By Bernie Wagenblast

When we think of New Jersey it’s often images that flash through our minds: the painting of Washington crossing the Delaware River, Thomas Edison holding a light bulb, or something more contemporary and personal such as lying on the beach or skiing down a mountain. But what about how the state sounds?

On July 4, 2013, I began a project in which I hope to collect a unique sound for each one of New Jersey’s 565 municipalities. So far I’ve managed to gather 105 sounds from all corners of the state.

Last covered bridge over Wickecheoke Creek in Hunterdon, NJ, 1937. Courtesy of Library of Congress, HABS NJ,10-SERG.V,1--1.

Last covered bridge over Wickecheoke Creek in Hunterdon, NJ, 1937. Courtesy of Library of Congress, HABS NJ,10-SERG.V,1–1.

While I knew New Jersey was diverse, this project has caused me to “see” the state in a new way. For example, I’ve long known about the state’s last covered bridge in Delaware Township and have driven over it numerous times, but I never stopped to think about what it sounds like. To capture the sound of the bridge I waded into Wickecheoke Creek to go under the bridge and record the sound of the wooden planks as vehicles drove across.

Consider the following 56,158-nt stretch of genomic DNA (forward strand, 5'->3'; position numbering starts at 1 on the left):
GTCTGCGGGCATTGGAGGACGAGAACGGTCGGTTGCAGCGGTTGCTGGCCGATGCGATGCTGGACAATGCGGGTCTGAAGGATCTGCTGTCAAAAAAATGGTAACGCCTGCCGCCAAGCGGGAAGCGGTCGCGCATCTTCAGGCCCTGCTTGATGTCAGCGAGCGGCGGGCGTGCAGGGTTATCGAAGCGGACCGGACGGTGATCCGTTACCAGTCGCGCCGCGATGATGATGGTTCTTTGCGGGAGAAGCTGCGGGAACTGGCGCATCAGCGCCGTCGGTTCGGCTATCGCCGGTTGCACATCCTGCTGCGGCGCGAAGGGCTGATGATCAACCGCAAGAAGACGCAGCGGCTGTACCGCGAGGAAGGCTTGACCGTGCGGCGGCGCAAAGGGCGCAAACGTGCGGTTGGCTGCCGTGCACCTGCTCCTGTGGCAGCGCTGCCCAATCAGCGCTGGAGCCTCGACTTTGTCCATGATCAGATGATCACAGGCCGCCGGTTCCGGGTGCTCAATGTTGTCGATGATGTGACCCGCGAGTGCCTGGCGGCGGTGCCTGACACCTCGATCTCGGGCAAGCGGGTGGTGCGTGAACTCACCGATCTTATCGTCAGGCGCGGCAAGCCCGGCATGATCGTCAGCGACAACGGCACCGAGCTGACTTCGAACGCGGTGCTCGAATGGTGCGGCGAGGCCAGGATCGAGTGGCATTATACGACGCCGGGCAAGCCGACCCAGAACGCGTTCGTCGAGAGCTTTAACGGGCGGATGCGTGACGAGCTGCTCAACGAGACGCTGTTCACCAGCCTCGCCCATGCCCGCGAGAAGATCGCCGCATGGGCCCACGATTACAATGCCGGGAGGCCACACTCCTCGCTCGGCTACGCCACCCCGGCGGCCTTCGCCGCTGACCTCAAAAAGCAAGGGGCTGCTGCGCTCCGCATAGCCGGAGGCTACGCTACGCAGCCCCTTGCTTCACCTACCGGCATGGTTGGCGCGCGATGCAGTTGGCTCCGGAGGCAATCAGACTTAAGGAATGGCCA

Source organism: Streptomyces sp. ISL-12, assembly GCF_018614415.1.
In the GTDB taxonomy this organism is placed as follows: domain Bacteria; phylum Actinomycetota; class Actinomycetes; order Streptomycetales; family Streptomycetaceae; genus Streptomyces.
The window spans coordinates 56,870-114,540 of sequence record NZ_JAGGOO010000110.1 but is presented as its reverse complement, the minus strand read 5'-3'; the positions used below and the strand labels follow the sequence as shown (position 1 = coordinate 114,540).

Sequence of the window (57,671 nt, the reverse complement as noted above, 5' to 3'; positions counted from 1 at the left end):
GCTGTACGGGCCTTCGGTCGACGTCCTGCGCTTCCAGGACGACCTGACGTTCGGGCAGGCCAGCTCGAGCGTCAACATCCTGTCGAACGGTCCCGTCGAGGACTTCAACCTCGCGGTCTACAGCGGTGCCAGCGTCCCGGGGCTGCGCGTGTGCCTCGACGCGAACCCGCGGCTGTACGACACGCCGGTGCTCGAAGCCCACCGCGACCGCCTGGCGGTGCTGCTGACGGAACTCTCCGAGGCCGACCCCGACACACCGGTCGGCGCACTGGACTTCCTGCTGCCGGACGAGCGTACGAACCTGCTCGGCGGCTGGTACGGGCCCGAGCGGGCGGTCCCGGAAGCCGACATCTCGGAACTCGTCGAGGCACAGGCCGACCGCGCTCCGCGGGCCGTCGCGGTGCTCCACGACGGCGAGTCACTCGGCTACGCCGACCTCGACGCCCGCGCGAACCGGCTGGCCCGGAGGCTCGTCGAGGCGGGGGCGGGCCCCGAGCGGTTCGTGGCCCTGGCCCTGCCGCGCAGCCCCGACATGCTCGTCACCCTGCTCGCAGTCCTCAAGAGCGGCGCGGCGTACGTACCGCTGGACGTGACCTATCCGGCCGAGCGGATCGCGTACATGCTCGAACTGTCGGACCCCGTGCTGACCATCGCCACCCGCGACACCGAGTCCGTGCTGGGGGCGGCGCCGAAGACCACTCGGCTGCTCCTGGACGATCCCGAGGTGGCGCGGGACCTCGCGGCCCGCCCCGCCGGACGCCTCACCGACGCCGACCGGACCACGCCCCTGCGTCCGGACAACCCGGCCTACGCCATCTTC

The project has also caused me to look at the history of the state from a new perspective. I grew up inCranford, which is next door to Linden. I knew something of this history of this Union County city but didn’t realize that it was home to record companies in the 1950s. My search led me to do-wop recordings that were produced there half a century ago.

Sometimes the sounds are nostalgic. When I was growing up, commercials for Palisades Amusement Park blanketed the airwaves. Hearing a few seconds of the radio spot transports me back to the 1960s.

Other times, I discovered that a sound I thought was extinct still lives on, such as a Teletype machine that still pounds out news stories at WRNJ in Washington Township.

I hope by the time the project is finished I will have found sounds that give everyone who listens a new perspective on how diverse our state is. The sounds will represent nature, industry, history, sports and thearts. I think many of the sounds will surprise listeners and will provide an audio legacy of what an interesting state New Jersey is.

What sound best represents your town? Let me know at bernie@bwcommunications.net.

Bernie Wagenblast is best known as a long-time traffic reporter on stations such as New Jersey 101.5 and 1010 WINS. He also is a transportation voiceover professional and can be heard on the New York City subways and the AirTrain at Newark Liberty International Airport.